It's time to meet another one of our wonderful WikiTreers! This week's member is Scott McClain.
Scott became a Wiki Genealogist in March of 2019. He's a Project Coordinator for the US Southern Colonies Project and also active with the Puritan Great Migration and Palatine Migration projects.
What are some of the surnames you are researching?
I have spent a lot of time lately researching the Blevins of southwestern Virginia in the 1700s. This is challenging because every branch seems to include a James, John, Daniel, and William in every family. Lots of confusion in online genealogies and some drama, as some Blevins researchers are quite “enthusiastic.”
What are some of the locations you are researching?
I spend most of my time working in the pre-1700 American southern colonies (and in England) because of my role in the Southern Colonies Project. My personal research interests also extend to colonial New England and middle colonies; German Palatine immigrants; Irish potato famine immigrants; Lithuanian Jews fleeing the pogroms; and Ellis Island immigrants from various parts of Austria-Hungary and Italy. It’s a wide range.
When and how did you get interested in genealogy and family history?
I’m a history nerd, so it came naturally. My uncle laid a great foundation in the 1980s and passed his work on to me about ten years ago when I expressed an interest. I got hooked immediately.
Who's your favorite ancestor and why?
It’s hard to pick just one, but maybe William Bassett, my 10th great grandfather. He emigrated to Massachusetts Bay in 1635 with his mother and stepfather during the Puritan Great Migration. They seem to have been black sheep though: William’s mother was a healer and midwife, accused of witchcraft in the 1660s (but acquitted). William became a military leader in the brutal wars between the colonists and native tribes during the 1670s & 80s, but then his family was targeted again during the Salem witch trials. His son-in-law John Proctor was executed, and William’s daughter Elizabeth Proctor was also condemned to die but not executed because she was pregnant. Several of William’s other children and grandchildren were also accused, imprisoned, and in one case, tortured into confession. Hard to imagine so much drama in a single lifetime.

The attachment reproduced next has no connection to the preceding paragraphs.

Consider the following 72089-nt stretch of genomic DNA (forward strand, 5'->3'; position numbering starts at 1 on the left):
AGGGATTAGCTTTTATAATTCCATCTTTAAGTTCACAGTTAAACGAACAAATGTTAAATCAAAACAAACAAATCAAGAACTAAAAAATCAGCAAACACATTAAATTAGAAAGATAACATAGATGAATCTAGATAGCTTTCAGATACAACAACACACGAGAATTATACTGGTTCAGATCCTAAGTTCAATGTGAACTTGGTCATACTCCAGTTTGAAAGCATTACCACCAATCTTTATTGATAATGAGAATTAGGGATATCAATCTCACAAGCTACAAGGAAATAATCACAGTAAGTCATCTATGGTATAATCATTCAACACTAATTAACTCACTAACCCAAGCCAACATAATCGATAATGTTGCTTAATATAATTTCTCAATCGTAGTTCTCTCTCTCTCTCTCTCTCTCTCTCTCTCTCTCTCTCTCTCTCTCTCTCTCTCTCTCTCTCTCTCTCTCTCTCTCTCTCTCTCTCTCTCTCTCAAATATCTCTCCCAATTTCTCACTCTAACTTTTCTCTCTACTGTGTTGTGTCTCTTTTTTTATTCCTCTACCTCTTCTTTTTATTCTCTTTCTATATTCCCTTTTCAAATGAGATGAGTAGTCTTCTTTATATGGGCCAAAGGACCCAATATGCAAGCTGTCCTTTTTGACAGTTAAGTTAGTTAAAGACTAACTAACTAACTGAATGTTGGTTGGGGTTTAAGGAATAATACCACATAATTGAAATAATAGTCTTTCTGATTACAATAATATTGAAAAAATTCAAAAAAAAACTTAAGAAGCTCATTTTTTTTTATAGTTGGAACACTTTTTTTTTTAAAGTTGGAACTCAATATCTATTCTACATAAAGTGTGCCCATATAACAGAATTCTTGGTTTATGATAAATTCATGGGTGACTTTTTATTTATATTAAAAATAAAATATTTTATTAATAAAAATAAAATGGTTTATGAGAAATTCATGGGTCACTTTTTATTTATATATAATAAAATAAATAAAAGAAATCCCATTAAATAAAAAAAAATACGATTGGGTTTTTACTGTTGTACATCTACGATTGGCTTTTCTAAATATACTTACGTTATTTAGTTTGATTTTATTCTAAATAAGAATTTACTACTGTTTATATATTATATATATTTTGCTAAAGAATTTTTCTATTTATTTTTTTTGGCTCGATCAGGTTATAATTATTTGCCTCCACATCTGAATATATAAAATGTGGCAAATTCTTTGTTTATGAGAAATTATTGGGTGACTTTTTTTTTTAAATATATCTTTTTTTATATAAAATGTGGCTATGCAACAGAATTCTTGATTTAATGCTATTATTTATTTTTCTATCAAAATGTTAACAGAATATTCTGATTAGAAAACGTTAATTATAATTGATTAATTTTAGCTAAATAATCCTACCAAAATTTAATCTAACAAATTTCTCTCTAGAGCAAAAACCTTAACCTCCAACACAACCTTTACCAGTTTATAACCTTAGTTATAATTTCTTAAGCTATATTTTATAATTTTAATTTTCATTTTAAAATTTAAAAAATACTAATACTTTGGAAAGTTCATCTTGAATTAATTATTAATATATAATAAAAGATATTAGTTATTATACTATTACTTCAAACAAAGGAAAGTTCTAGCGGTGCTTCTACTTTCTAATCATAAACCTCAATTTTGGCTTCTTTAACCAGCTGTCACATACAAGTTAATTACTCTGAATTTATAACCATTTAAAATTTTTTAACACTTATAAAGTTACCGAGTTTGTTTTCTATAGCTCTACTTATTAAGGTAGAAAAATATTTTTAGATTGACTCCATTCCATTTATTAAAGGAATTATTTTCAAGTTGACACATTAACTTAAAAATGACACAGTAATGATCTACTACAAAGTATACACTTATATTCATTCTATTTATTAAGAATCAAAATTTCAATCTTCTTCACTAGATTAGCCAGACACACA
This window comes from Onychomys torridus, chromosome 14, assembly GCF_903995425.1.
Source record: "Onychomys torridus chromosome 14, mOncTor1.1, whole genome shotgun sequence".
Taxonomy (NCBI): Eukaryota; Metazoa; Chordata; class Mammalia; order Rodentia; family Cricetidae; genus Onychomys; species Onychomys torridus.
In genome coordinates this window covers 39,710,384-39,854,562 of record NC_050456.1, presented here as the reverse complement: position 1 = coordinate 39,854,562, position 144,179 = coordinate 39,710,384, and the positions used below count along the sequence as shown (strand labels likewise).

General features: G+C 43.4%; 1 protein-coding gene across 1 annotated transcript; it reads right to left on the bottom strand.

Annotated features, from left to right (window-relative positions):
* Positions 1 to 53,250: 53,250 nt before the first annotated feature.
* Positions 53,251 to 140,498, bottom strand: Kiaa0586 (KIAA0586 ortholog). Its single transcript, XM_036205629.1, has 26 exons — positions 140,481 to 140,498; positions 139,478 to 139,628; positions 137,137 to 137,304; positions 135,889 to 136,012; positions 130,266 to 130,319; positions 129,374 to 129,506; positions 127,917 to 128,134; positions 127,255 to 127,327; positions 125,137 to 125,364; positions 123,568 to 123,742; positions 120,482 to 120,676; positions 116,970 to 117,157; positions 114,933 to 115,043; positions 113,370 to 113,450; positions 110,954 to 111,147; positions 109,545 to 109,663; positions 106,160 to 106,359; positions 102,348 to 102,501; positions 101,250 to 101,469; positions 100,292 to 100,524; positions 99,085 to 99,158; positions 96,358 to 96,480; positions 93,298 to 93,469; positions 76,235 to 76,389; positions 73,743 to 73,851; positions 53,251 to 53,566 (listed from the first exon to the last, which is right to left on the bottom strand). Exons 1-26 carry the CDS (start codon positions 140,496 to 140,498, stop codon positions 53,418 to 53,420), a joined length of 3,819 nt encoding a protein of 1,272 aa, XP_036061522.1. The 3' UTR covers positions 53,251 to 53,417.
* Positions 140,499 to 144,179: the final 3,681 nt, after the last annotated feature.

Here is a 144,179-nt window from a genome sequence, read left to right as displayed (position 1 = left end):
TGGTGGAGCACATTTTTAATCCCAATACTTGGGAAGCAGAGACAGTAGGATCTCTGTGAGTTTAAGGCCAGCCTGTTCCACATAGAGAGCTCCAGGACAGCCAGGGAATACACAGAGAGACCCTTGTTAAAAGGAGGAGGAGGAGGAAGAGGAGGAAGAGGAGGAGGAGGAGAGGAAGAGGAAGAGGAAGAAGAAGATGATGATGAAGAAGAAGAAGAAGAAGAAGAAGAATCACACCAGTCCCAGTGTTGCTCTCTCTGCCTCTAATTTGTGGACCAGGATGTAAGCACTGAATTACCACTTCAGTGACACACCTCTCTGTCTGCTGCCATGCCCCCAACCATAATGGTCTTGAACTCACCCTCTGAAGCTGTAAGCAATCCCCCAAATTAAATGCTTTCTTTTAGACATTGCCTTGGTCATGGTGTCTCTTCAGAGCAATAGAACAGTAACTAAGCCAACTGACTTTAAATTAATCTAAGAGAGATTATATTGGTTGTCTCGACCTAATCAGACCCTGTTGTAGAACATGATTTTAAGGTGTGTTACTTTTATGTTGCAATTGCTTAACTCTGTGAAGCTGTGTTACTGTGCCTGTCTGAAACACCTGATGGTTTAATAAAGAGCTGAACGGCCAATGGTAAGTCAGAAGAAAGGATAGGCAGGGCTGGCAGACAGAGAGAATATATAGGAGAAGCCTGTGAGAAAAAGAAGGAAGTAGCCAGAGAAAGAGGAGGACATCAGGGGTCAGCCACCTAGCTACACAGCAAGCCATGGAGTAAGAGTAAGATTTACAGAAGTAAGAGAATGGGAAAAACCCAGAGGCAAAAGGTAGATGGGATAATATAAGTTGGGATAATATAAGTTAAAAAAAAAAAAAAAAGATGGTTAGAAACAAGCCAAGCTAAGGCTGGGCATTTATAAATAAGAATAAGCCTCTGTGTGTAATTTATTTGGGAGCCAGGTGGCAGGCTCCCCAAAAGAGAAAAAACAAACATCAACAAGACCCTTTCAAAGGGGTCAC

Tell us about a brick wall you were able to break down.
Margaret Stafford, my 2nd great grandmother, was orphaned as an infant on the Missouri/Iowa frontier in the 1840s and raised by an adoptive family. According to family legend, her father was an Englishman, and her birth mother was an Indian woman he married in New York. It was all just legend though and her origins remained a brick wall for many years. I finally solved the paternal half of that puzzle with triangulated DNA matches establishing that Margaret’s father was Isaac Stafford. The family legends about him turned out to be true: he was born in Gloucestershire and emigrated to America in 1830, along with his twin brother Abraham. Both men apparently did take wives in New York (though the Indian part is still legend), then migrated west to Missouri before 1840. Isaac took his family further west after that to the remote Missouri/Iowa frontier, where both he and his wife died before 1850. The DNA matches that helped prove this connection were with descendants of Isaac’s siblings who live today in America, England, and as far away as Australia! And using the Gloucestershire church records, I’ve traced his family back another four generations to the mid-1600s.
(interview continues in comments below)